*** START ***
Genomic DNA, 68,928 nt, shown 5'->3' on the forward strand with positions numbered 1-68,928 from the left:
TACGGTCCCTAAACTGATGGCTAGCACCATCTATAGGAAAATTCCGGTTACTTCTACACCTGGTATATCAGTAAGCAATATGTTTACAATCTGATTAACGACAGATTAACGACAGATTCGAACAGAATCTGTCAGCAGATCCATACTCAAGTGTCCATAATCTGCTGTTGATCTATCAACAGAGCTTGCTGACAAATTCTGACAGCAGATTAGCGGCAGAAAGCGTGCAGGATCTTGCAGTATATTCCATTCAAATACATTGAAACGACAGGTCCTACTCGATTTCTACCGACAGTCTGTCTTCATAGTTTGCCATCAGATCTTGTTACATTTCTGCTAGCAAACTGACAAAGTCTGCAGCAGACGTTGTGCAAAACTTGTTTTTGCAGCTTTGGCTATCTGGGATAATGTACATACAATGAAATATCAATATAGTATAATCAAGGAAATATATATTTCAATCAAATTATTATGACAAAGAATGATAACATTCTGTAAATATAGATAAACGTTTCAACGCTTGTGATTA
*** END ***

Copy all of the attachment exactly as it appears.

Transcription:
Genomic DNA, 68,928 nt, shown 5'->3' on the forward strand with positions numbered 1-68,928 from the left:
TACGGTCCCTAAACTGATGGCTAGCACCATCTATAGGAAAATTCCGGTTACTTCTACACCTGGTATATCAGTAAGCAATATGTTTACAATCTGATTAACGACAGATTAACGACAGATTCGAACAGAATCTGTCAGCAGATCCATACTCAAGTGTCCATAATCTGCTGTTGATCTATCAACAGAGCTTGCTGACAAATTCTGACAGCAGATTAGCGGCAGAAAGCGTGCAGGATCTTGCAGTATATTCCATTCAAATACATTGAAACGACAGGTCCTACTCGATTTCTACCGACAGTCTGTCTTCATAGTTTGCCATCAGATCTTGTTACATTTCTGCTAGCAAACTGACAAAGTCTGCAGCAGACGTTGTGCAAAACTTGTTTTTGCAGCTTTGGCTATCTGGGATAATGTACATACAATGAAATATCAATATAGTATAATCAAGGAAATATATATTTCAATCAAATTATTATGACAAAGAATGATAACATTCTGTAAATATAGATAAACGTTTCAACGCTTGTGATTA